Robonaut2 returning to Earth later this year

 Expedition 30 commander Dan Burbank checks out Robonaut2 in February 2012. Credit: NASA

Expedition 30 commander Dan Burbank checks out Robonaut2 in February 2012. Credit: NASA

A humanoid robot designed to eventually help International Space Station astronauts with various tasks will be returning to Earth for repairs, according to an IEEE Spectrum report. Robonaut2, or R2, was launched in 2011, but ran into problems in 2014 after an upgrade revealed unforeseen problems.

Launched as part of the payload sent to the ISS via Space Shuttle Discovery in 2011, R2 was designed to be a technology demonstrator with the ultimate goal of providing astronauts with a humanoid machine that could handle tedious or dangerous tasks on orbit, be they inside the outpost or in the vacuum of space. It is a partnership between NASA and General Motors Co.

When launched, the $2.5 million (according to RT News) technology demonstrator only had a torso, two arms and a head. Over its first several years on the outpost, crews would periodically take it out and set it up to practice various tasks, such as flipping switches, via control from the ground.

 Expedition 40 commander Steve Swanson performs “robot surgery” in a very complex on-orbit upgrade of Robonaut2 during the summer of 2014. Credit: NASA

Expedition 40 commander Steve Swanson performs “robot surgery” in a very complex on-orbit upgrade of Robonaut2 during the summer of 2014. Credit: NASA

In April 2014 NASA sent the anthropomorphic robot some legs via a SpaceX Dragon cargo spacecraft. These legs were designed to allow R2 to climb around the outpost and hold onto handrails while its two hands perform tasks.

However, it wasn’t going to be as simple as plugging in an accessory. The astronauts aboard the outpost had to disassemble its torso and install new computers, wiring, mechanical assembly, and interfacing, according to a NASA news release from the time.

According to IEEE Spectrum, the complex 2014 upgrade, which took 40 hours for astronauts to complete—twice as long as originally predicted—didn’t go according to plan and multiple attempts at fixing problems (over many months and several crew expeditions) failed. These included not seeing telemetry on the ground, loose wires, sensor failures, processor lockups, etc.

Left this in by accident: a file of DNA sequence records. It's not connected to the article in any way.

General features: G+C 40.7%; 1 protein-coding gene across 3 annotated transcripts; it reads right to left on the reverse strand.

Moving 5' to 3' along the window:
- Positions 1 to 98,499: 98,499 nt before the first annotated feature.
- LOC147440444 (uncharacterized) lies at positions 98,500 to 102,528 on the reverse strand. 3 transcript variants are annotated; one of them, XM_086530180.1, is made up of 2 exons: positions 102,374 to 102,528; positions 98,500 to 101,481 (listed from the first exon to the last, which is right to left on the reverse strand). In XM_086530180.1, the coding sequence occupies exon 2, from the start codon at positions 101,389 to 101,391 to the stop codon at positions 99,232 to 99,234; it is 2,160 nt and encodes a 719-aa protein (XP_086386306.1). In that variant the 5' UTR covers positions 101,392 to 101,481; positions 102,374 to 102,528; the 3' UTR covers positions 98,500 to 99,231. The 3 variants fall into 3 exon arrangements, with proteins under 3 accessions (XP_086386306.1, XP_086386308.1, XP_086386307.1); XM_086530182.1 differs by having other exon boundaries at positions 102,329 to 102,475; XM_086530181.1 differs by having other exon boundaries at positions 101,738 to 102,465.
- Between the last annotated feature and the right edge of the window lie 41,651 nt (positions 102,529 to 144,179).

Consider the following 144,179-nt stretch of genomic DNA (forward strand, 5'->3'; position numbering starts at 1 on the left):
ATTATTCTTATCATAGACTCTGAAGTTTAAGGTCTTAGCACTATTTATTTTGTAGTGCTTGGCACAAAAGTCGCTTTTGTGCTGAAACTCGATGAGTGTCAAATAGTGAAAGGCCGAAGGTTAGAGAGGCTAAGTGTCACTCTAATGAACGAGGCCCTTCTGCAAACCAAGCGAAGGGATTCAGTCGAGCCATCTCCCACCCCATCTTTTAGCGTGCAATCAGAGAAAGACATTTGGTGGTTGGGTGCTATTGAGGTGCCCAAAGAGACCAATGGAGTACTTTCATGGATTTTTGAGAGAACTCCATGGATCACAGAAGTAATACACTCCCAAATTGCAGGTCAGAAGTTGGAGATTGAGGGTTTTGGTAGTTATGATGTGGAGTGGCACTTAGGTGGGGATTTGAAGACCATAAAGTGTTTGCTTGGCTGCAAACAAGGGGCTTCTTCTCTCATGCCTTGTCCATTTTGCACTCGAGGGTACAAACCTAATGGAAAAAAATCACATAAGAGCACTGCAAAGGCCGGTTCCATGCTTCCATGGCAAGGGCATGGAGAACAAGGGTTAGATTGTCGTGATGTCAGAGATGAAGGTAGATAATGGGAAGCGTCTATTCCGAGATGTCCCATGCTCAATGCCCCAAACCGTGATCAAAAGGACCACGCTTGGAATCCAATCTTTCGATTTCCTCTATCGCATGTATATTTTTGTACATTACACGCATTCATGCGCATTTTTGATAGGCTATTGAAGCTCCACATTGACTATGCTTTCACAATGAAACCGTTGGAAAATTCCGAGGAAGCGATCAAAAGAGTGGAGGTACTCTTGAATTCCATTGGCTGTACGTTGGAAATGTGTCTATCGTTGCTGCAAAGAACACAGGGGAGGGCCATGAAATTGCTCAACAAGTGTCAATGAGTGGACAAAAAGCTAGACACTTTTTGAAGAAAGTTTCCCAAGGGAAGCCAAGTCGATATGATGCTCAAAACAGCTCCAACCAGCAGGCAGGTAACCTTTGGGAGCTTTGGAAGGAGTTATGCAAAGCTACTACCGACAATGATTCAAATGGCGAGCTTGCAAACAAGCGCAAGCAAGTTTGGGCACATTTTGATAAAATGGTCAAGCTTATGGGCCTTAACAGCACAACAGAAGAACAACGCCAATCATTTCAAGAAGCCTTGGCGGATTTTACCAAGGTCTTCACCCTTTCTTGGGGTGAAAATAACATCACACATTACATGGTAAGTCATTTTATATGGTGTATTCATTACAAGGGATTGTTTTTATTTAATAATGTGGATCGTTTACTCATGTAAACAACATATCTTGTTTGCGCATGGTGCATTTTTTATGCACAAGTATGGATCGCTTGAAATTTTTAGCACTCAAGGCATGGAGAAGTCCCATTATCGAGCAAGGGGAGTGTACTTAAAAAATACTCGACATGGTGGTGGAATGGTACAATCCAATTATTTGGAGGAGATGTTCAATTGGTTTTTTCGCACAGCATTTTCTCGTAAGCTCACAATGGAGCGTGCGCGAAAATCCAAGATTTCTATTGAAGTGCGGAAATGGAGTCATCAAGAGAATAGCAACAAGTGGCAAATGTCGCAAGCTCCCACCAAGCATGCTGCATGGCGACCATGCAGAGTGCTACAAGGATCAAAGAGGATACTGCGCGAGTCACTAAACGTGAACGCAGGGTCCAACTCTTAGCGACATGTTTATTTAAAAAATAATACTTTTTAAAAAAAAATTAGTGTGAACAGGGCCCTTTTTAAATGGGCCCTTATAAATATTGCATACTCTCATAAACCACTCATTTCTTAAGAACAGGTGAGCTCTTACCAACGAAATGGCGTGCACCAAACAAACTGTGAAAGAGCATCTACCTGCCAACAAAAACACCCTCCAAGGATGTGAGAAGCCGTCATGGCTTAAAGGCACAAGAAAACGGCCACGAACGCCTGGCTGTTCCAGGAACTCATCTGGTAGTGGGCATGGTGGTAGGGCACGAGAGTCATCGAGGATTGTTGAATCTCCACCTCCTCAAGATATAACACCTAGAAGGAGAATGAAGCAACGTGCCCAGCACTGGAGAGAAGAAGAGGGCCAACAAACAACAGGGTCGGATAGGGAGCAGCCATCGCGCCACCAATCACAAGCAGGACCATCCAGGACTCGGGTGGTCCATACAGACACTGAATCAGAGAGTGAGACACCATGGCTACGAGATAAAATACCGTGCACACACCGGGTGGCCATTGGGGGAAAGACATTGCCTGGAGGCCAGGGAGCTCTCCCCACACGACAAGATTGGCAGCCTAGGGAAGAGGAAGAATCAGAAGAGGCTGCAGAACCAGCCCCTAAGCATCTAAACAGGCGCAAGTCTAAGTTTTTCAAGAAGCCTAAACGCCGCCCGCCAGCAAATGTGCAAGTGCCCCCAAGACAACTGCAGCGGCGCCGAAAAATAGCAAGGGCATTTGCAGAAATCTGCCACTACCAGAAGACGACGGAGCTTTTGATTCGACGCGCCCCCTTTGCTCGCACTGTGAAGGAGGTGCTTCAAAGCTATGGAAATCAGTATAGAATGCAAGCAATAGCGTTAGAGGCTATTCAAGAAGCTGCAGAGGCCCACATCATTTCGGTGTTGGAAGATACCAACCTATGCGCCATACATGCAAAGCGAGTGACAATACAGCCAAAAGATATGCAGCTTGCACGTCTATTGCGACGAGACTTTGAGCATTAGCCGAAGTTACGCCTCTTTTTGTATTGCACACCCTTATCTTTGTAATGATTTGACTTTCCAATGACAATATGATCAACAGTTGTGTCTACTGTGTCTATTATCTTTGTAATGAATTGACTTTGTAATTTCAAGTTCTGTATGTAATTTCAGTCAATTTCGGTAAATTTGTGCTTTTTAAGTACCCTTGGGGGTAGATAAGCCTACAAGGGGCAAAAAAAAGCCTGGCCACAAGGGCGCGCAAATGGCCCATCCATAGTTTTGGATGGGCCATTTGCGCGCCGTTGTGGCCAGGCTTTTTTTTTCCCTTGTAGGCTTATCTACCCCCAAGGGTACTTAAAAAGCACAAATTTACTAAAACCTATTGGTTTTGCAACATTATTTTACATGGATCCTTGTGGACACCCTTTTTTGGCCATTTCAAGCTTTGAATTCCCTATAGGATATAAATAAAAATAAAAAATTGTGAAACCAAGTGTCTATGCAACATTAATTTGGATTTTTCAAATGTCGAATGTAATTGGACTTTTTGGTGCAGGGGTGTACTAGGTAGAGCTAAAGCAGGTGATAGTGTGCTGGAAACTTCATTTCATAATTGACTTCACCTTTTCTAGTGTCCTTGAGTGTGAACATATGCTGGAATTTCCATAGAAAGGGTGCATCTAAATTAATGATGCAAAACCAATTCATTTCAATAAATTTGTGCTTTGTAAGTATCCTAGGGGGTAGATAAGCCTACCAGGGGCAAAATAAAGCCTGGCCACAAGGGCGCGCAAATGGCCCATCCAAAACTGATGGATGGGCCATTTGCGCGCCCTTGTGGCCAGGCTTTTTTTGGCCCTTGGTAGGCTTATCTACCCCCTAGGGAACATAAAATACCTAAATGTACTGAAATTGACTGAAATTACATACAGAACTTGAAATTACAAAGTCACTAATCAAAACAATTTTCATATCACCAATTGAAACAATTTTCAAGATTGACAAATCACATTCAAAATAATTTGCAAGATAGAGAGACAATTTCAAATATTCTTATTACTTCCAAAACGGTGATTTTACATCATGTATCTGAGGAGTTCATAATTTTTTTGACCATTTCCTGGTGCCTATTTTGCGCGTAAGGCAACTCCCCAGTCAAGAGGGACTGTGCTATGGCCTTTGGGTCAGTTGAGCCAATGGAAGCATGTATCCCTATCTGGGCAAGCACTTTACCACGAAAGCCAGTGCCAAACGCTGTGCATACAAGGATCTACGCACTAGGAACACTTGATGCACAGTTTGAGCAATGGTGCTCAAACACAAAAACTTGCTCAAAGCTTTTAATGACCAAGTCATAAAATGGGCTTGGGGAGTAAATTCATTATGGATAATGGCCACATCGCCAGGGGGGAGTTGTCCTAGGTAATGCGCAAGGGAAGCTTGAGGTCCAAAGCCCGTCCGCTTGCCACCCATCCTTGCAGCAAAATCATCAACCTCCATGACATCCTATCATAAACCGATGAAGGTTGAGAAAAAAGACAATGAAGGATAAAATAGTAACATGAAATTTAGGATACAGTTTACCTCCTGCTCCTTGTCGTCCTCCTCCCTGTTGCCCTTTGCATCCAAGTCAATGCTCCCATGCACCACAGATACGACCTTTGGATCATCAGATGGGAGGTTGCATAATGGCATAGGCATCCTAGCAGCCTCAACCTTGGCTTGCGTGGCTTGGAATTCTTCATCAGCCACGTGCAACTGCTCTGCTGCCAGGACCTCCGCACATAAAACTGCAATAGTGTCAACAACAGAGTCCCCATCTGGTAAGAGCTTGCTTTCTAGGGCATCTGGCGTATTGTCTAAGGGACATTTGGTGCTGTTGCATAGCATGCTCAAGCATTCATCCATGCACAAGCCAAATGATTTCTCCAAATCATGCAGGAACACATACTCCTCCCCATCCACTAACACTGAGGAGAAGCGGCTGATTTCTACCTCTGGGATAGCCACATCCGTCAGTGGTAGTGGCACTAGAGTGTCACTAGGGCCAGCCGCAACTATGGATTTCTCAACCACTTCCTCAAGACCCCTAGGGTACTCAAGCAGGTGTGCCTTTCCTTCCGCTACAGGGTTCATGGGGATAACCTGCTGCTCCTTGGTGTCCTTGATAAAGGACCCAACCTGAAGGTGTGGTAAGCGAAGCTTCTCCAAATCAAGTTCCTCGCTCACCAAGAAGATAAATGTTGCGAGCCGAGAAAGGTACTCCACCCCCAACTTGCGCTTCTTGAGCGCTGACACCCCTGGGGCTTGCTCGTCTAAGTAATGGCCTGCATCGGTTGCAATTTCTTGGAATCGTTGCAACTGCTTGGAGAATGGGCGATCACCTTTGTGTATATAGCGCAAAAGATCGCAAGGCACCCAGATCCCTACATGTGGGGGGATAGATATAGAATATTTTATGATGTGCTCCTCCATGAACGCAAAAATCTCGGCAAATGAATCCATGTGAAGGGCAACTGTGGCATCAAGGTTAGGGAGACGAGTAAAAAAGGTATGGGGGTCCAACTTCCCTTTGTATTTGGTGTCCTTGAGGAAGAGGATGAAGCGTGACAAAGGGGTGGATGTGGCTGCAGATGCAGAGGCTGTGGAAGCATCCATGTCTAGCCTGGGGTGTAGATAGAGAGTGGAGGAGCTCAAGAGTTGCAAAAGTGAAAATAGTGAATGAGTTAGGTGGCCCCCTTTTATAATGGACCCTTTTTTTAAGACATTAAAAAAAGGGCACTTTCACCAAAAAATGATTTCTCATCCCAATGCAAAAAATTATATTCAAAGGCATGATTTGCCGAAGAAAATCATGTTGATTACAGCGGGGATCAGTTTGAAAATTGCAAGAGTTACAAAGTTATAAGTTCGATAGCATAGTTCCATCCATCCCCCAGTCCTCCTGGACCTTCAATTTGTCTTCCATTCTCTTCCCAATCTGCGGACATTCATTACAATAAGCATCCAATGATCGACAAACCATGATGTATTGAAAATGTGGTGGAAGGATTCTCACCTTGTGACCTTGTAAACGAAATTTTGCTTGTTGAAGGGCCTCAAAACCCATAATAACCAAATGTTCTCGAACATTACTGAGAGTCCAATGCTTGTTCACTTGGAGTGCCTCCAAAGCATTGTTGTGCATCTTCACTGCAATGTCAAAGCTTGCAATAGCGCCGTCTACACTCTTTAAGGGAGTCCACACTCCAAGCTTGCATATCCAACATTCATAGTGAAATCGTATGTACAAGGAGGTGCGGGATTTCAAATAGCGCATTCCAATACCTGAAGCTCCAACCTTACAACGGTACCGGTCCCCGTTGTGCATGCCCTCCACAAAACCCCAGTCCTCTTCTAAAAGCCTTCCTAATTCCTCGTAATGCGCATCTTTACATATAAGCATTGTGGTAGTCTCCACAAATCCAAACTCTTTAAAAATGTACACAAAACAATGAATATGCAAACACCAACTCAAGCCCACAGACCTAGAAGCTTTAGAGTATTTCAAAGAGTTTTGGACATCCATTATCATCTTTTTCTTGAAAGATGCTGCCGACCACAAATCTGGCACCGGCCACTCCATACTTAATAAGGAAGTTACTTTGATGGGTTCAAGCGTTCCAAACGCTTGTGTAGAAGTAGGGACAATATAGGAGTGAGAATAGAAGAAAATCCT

It took until 2016 before the R2 team figured out that the problem was the robot’s circuits weren’t properly grounded, Robonaut Project Manager Julia Badger told IEEE Spectrum, and that this issue was slowly degrading the machine as the electrical current found other paths. 

Ultimately, a fix for this (adding a grounding jumper) was attempted in August 2017, but IEEE reported that the astronauts discovered a sealant to protect sensitive equipment, which was difficult to chip away.

So, ISS managers and the R2 team decided the best thing would be to return the robot to Earth for repairs. According to a Feb. 9, 2018, ISS On-Orbit Status Report on NASA’s website, the crew of Expedition 54 prepared and stowed the robot in preparation for a return via SpaceX’s upcoming CRS-14 Dragon cargo mission.

“The whole point of the ISS is to be able to try different things out,” Badger told IEEE Spectrum. “I think [Robonaut] has given us a lot of knowledge on what the requirements for humanoid robots in space will be in the future. We’re bringing it home, repairing it, and in the near future after that, we’re hoping to fly it up there again to proceed with our original goals of advancing new technology.”

NOTE: While this article was written by Derek Richardson, it was originally published at SpaceFlight Insider. Feel free to head over there to read all the stuff they write about!

Comment

Derek Richardson

I am a space geek who loves to write about space.

My passion for space ignited when I watched space shuttle Discovery leap to space on October 29, 1998. Today, this fervor has accelerated toward orbit and shows no signs of slowing down. After dabbling in math and engineering courses in college, I soon realized that my true calling was communicating to others about space exploration and spreading that passion.

Currently, I am a senior at Washburn University studying Mass Media with an emphasis in contemporary journalism. In addition to running Orbital Velocity, I write for the Washburn Review and am the Managing Editor for SpaceFlight Insider.